Movie Review By Andrea Chase
Desperate times call for desperate measures and times could not be more desperate for the unlikely heroes of the quirky comedy, "The Full Monty," a film about economics, sexual politics and g-strings. Not the musical kind.
Life ain't sweet for the members of the Sheffield job club. Still unemployed six months after their factory shuts down, they've stopped hoping for things to get better. To add insult to injury, the Chippendales come to town with their unique brand of undressed entertainment, driving their womenfolk wild and making the guys feel completely useless. Until one them, Gaz, learns just how much money the Chippendales made.
He launches a crusade to put on his own strip show, featuring local talent, or as he puts it, real men. It's an uphill battle, but the money means more than solvency to him, it means keeping joint custody of his son, so Gaz is not a man to take no for an answer. He recruits the old, the fat, the skinny, and the uncoordinated by offering them the chance to rise up, grab life by the short hairs and mold it to their liking. Or at least make a few bucks in the short term. And this is the film's delicious irony -- they regain their self-esteem by taking off their clothes. Which isn't to say they don't suffer the comedic agonies of the damned when it sinks in that once on stage, they cease being people and start being objects. Their cute personalities won't mean squat. That's the nice thing about this film. It tempers the absurdity of its premise its serious underlying issues.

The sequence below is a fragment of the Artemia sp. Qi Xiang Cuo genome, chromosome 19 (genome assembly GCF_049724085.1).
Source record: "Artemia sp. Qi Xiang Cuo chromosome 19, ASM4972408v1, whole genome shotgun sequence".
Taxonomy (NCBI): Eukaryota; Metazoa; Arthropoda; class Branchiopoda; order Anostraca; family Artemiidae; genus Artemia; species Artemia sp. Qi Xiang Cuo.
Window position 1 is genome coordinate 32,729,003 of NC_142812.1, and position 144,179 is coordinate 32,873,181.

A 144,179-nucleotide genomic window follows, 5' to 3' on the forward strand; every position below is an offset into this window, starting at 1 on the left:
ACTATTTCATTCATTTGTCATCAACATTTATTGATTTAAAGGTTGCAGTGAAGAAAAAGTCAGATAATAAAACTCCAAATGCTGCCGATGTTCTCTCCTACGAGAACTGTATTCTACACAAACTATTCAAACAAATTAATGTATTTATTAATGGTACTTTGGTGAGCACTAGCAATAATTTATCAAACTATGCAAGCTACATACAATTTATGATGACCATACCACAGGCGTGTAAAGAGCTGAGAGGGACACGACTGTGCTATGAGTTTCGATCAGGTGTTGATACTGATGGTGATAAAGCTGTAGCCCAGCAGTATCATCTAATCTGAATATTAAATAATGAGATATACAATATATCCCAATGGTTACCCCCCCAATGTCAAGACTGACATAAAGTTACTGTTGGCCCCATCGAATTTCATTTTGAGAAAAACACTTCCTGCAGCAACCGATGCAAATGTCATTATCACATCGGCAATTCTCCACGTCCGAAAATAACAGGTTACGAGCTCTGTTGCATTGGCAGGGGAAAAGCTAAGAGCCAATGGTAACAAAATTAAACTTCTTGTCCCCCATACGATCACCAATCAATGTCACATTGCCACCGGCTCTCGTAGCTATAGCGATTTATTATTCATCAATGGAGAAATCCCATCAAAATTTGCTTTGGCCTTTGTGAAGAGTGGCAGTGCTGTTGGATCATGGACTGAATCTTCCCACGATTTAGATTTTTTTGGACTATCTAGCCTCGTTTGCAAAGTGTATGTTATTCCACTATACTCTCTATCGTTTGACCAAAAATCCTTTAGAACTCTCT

The full monty is brit-speak for taking it all off, but never mind whether our intrepid lads do or don't. The real point of this amiable, well-acted story is finding friendship and pride in the most unlikely of ways.
© 1997 • Andrea Chase • Air Date: 8/20/97
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